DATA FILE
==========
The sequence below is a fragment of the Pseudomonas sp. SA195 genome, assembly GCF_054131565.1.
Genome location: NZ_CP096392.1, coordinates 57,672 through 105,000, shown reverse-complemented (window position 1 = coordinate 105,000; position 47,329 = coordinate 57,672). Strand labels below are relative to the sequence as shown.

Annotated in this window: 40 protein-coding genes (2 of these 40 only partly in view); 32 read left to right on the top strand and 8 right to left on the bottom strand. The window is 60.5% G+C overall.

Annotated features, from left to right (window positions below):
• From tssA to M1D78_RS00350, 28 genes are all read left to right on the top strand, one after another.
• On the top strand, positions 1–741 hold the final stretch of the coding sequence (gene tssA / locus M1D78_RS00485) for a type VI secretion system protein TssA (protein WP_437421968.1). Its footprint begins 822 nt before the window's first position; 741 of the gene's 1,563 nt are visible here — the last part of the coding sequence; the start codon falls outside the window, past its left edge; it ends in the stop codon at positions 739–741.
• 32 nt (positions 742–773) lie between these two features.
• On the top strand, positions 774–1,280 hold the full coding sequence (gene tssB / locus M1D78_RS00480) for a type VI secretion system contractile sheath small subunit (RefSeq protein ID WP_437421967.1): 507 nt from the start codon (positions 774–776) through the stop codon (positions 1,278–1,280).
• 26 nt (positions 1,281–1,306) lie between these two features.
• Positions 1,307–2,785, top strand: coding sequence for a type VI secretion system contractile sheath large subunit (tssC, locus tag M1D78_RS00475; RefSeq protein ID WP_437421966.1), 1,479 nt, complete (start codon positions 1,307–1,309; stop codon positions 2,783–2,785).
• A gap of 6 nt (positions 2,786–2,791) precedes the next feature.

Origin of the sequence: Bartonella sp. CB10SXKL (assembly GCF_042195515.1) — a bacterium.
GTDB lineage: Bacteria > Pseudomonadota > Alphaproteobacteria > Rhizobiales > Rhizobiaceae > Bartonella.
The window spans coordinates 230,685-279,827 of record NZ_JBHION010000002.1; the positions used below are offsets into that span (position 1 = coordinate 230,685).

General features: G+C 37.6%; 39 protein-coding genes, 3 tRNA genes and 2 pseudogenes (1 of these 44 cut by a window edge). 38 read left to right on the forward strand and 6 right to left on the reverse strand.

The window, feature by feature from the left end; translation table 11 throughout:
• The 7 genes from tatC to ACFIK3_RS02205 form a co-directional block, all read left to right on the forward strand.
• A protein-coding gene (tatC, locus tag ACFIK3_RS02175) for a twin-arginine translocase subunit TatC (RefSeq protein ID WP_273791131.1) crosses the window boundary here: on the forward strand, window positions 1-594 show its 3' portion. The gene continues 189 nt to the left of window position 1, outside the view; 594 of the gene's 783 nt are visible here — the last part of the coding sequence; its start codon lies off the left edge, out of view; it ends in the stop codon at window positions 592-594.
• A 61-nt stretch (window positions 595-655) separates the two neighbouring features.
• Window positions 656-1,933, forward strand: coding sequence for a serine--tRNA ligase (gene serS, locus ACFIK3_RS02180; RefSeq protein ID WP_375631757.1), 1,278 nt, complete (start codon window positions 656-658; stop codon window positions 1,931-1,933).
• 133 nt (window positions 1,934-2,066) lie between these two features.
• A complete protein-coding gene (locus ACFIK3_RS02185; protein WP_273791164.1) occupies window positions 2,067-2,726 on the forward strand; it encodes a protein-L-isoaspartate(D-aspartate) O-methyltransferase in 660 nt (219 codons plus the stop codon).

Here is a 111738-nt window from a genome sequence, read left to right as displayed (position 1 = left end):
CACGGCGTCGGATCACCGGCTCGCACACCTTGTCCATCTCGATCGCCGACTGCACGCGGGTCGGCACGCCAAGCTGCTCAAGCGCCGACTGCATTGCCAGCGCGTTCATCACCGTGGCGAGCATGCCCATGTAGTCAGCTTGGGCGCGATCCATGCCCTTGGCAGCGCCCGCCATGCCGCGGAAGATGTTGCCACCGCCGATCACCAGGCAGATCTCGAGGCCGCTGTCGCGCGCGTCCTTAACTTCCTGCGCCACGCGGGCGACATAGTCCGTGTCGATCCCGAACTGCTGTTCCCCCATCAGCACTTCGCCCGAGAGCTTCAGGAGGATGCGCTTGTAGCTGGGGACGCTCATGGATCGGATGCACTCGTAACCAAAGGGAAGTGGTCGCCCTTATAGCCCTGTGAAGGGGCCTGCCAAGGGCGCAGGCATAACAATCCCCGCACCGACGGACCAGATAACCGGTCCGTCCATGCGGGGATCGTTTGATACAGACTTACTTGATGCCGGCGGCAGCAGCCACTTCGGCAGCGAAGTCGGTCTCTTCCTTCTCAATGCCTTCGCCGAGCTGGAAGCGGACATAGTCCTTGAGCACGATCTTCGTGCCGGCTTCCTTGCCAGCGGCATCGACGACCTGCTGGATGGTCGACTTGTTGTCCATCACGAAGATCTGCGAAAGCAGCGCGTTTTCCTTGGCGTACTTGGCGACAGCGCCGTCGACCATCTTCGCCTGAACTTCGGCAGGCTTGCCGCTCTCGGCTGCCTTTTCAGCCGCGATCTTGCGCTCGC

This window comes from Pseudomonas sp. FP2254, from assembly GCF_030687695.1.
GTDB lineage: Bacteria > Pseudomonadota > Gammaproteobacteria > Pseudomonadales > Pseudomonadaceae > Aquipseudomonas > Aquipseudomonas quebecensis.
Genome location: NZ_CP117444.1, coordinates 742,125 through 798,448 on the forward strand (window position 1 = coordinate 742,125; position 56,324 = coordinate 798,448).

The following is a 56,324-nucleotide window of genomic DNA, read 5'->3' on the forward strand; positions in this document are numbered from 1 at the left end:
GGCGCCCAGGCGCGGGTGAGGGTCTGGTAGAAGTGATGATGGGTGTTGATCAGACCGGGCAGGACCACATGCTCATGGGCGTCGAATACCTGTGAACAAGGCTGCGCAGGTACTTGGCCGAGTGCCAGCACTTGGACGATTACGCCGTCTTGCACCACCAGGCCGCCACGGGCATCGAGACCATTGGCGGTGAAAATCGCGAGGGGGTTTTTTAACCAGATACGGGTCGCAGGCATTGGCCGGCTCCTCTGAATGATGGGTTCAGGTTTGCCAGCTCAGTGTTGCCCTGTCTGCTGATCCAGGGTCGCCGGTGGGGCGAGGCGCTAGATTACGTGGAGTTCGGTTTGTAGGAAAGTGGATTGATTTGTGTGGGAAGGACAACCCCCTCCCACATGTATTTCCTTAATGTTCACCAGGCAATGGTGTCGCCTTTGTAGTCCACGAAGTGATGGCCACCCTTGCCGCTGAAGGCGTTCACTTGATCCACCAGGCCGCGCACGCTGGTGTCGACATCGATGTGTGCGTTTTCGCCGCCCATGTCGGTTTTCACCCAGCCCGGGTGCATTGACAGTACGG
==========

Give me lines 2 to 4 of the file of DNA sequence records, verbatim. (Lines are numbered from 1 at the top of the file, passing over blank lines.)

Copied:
Genome location: NZ_CP096392.1, coordinates 57,672 through 105,000, shown reverse-complemented (window position 1 = coordinate 105,000; position 47,329 = coordinate 57,672). Strand labels below are relative to the sequence as shown.

Annotated in this window: 40 protein-coding genes (2 of these 40 only partly in view); 32 read left to right on the top strand and 8 right to left on the bottom strand. The window is 60.5% G+C overall.

Annotated features, from left to right (window positions below):